The full programme is announced for the 57th BFI London Film Festival in partnership with American Express®.
|The 57th BFI London Film Festival in partnership with American Express runs from Wednesday 9 October-Sunday 20 October.|
The programme for the 57th BFI London Film Festival in partnership with American Express® launched today with BFI’s Head of Cinemas and Festivals, Clare Stewart returning for her second year with a rich and diverse programme of international films and events from both established and upcoming talent over a 12 day celebration of cinema.
The Festival will screen a total of 234 fiction and documentary features, including 22 World Premieres, 16 International Premieres, 29 European Premieres and 20 Archive films. There will also be screenings of 134 live action and animated shorts. A stellar line-up of directors, cast and crew are expected to take part in career interviews, master classes and other special events. The 57th BFI London Film Festival will run from 9-20 October 2013.
Taking place over 12 days, the Festival’s screenings are at venues across the capital, from the West End cinemas – Odeon West End, Vue West End, Odeon Leicester Square and a new addition this year the Cineworld Haymarket; central London venues – BFI Southbank; the ICA, Curzon Mayfair, and Ciné Lumière; and local cinemas – Ritzy Brixton, Hackney Picturehouse, Renoir, Everyman Screen on the Green and Rich Mix. Additional screenings and events will take place at the Curzon Chelsea, BFI London IMAX and Village Underground.
Opening and Closing Night Galas
The Festival opens with the European Premiere of Paul Greengrass’ Captain Phillips, a high-stakes thriller based on true story of the 2009 hijacking of the U.S. container ship Maersk Alabama by a crew of Somali pirates with Tom Hanks playing the eponymous lead role.
The European Premiere of Disney’s Saving Mr. Banks will close the festival, the film which tells the untold story of how Mary Poppins was brought to the big screen stars Emma Thompson as P.L. Travers, author of Mary Poppins and Tom Hanks as Walt Disney. Continuing the initiative from last year the Closing Night red carpet event and screening will be screened simultaneously to cinemas across the UK.
Among the other highly anticipated Galas are the previously announced American Express Gala of Stephen Frears’ Philomena, the true story of one woman’s search for her lost son, starring Judi Dench and Steve Coogan. The Accenture Gala is the European Premiere of Steve McQueen’s 12 Years a Slave starring Chiwetel Ejiofor, Michael Fassbender, Benedict Cumberbatch and Brad Pitt. The American Airlines Gala is Alfonso Cuarón’s 3D sci-fi thriller Gravity starring Sandra Bullock and George Clooney. The Centrepiece Gala supported by the Mayor of London is the Coen Brothers’ Inside Llewyn Davis starring Oscar Isaac, Carey Mulligan and Justin Timberlake which is set in the Greenwich Village folk scene of the early 1960s, the film took home the Grand Prix at Cannes earlier in the year. The May Fair Hotel Gala is the European Premiere of Jason Reitman’s literary adaptation Labor Day starring Kate Winslet and Josh Brolin. The Festival Gala is the European Premiere of Ralph Fiennes’ second directorial feature The Invisible Woman staring Fiennes as Charles Dickens, Felicity Jones, Kristin Scott Thomas and Tom Hollander.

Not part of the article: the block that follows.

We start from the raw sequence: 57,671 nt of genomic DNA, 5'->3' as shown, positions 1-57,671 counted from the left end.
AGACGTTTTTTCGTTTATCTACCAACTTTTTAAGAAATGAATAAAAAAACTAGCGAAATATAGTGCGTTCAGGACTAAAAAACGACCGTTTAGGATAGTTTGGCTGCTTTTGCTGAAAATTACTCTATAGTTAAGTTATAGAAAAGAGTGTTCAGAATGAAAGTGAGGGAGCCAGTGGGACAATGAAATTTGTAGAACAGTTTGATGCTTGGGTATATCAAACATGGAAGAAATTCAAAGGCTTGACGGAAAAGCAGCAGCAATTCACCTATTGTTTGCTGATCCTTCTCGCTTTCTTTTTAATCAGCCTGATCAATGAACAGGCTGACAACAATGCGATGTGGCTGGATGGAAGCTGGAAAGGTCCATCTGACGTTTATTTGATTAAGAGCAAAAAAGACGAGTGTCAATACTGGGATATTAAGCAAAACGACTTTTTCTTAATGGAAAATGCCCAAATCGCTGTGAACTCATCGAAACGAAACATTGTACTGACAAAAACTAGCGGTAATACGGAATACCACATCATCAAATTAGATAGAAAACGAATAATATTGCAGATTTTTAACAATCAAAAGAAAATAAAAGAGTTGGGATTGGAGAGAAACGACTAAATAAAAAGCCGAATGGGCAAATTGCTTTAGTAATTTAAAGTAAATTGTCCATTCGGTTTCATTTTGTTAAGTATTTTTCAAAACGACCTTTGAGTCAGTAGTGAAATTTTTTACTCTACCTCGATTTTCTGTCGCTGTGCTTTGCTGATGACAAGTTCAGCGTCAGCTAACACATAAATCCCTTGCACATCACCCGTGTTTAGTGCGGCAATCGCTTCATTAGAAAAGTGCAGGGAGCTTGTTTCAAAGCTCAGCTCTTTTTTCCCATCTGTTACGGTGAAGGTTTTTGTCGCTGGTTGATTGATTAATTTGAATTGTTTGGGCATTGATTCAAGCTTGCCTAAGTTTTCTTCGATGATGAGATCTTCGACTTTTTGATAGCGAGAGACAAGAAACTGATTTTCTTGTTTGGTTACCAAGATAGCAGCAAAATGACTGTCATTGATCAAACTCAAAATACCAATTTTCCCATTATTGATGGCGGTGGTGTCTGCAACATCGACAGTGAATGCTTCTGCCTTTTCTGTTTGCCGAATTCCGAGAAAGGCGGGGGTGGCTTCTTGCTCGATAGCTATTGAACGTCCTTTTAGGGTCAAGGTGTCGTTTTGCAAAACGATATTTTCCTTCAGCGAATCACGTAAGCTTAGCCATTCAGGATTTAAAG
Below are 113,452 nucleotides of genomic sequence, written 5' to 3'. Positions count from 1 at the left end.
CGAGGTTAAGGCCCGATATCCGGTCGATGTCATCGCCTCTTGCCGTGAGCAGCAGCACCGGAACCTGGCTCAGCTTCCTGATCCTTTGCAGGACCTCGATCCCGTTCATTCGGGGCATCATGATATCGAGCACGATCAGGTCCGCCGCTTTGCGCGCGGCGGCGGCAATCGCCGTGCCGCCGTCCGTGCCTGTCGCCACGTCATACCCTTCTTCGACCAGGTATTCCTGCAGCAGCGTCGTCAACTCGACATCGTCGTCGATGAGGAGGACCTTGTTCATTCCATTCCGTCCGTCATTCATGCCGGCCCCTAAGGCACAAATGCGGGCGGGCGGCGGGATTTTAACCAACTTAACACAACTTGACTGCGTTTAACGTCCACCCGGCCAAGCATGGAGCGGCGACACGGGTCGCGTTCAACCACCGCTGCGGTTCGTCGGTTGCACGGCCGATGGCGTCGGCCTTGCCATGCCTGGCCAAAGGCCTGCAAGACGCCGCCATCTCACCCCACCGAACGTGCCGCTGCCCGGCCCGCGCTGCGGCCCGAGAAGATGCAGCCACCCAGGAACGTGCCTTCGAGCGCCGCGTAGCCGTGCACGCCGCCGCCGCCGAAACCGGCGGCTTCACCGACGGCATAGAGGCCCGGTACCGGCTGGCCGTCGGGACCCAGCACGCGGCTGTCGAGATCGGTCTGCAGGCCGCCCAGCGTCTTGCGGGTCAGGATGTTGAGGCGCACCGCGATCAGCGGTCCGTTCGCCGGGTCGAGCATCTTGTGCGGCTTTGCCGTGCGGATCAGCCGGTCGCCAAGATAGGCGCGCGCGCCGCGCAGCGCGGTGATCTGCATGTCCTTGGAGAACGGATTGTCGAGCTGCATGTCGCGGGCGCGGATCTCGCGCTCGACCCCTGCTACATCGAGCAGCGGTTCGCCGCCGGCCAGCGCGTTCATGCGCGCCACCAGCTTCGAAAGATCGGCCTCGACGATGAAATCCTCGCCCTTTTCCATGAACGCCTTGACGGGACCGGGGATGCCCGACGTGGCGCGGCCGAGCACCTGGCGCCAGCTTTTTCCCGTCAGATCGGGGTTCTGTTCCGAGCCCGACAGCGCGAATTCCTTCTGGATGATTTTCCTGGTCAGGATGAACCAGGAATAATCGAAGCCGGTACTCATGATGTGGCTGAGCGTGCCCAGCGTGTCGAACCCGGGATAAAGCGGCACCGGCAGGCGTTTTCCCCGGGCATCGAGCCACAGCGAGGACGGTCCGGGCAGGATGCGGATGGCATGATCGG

The nine programme strands are each headlined with a gala, they are: the Love Gala, Abdellatif Kechiche’s Blue Is the Warmest Colour; the Debate Gala, Kelly Reichardt’s Night Moves; the Dare Gala, Alain Guiraudie’s Stranger by the Lake; the Laugh Gala, Joseph Gordon-Levitt’s Don Jon; the Thrill Gala, Ivan Sen’s Mystery Road; the Cult Gala, Jim Jarmusch’s Only Lovers Left Alive; the Journey Gala, Alexander Payne’s road-trip Nebraska; the Sonic Gala, Lukas Moodysson’s We Are the Best!; and the Family Gala is Juan José Campanella’s Foosball 3D. In addition to which the previously announced Archive Gala is the World Premiere of the BFI National Archive restoration of The Epic of Everest.